— Ed Barrows, 43, business strategy and performance coach in Waltham, Mass.
My mistake: I lost my cool without considering the consequences.
In 2002, I was the production manager for a residential drywall company. I managed one subcontractor who did excellent work but would always complain about how hard every project was. I was getting sick of his “woe is me” attitude. One night, when I had been on the job for about two months, I asked him to do a small project and couldn’t get him to tell me whether he would do it or not. I lost it. I started screaming at him. I said, “I’ve been on the phone with you for 30 minutes to discuss 5 minutes worth of work.” Then I threw the phone across the room and wouldn’t answer when he tried to call back. Later that night, I realized I didn’t have anyone on tap who was able to handle as much capacity as he could immediately. I called him back to beg for his forgiveness. He accepted the apology and took on the project. He became one of my regular providers for many years. In retrospect, that incident taught me to be firmer earlier in the conversation, before things escalate to the point that I lose my temper.
— Mark Ernest, 41, associate director of annual giving, Stetson University
My mistake: I made a promise I couldn’t keep.
I was a national sales manager at a plastics printing company when a representative from our customer service department accepted a job with one of our vendors. Her exit interview was the first I had ever conducted at that time in 1986. Thinking I was being nice, I told her we were going to miss her and she always had a job there. After two or three months, her new job didn’t work out. She came back to me and asked for her old one back. By then we had hired and trained a very good person to fill her spot, so I told her there were no openings. I didn’t think much about it, until later, when her daughter — who worked as our secretary and receptionist — came in and reminded me of my promise. That’s when I realized I had messed up. It was like getting punched in the gut. I knew I didn’t necessarily owe the woman a job but I never should have promised something I couldn’t deliver. Now I handle the exit interview more carefully: I stick to asking employees for their input on what the company can do better.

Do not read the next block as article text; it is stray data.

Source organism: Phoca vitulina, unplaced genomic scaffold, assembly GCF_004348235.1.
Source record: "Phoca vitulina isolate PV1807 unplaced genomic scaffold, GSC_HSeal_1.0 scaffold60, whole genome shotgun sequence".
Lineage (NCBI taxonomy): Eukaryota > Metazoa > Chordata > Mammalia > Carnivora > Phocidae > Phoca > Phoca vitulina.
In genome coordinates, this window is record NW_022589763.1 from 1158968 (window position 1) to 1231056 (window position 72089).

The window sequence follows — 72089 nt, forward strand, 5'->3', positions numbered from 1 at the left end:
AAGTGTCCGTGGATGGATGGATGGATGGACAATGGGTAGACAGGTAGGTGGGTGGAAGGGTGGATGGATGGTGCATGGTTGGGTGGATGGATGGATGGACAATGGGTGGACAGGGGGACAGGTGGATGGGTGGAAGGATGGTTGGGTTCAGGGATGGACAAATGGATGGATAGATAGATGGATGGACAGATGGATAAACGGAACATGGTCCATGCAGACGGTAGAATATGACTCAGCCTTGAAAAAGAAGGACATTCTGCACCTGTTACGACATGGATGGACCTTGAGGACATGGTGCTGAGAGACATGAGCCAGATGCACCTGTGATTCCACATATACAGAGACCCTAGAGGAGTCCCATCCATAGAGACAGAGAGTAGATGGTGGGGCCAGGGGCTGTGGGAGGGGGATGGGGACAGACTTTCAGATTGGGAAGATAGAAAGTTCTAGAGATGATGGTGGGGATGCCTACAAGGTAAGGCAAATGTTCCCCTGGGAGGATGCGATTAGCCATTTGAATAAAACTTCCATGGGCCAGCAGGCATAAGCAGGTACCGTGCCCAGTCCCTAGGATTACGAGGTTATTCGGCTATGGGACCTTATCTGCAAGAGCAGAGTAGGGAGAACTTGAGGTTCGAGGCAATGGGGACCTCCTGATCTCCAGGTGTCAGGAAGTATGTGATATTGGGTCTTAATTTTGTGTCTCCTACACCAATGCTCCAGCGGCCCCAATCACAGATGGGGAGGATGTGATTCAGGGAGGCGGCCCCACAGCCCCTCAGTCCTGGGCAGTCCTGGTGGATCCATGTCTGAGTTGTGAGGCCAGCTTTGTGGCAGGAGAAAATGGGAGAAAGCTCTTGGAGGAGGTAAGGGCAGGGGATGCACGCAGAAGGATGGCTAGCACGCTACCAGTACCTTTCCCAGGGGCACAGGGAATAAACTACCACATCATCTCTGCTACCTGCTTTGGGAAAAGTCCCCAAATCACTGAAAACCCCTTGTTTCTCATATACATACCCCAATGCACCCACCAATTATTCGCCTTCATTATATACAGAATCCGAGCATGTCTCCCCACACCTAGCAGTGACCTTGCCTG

Alan Christopher, 52, owner of DAC Marketing, which represents manufacturers of promotional products in Austin, Texas
My mistake: I accidentally hit “reply” instead of “forward.”
The first time I managed people in a corporate environment around 2001, I supervised about 52 employees for the call center of a local bank. One woman in the group, who had served informally as trainer for the department, would always question my new initiatives and push back. After she sent me one of her typical emails, I got frustrated and sent it to our department manager, with a note saying I was tired of dealing with her and her attitude.
Unfortunately, I hit reply instead of forward, which I soon discovered when the woman approached me and asked if I had something I wanted to say to her. When she and I sat down to talk, it was contentious at first, but I came to understand that she was a person who didn’t adapt to change well. I learned that if I pulled her into the loop before starting a new initiative and asked how she felt about it, she reacted better, even if I didn’t act on her feedback. Perhaps more important, I got one tip from my manager that I’ve never forgotten: “Always forward, never reply.”
— Heather Whittaker, 37, manager of quality assurance for an insurance company call center in Appleton, Wisc., author, and leadership coach at Pen-Tech Professional.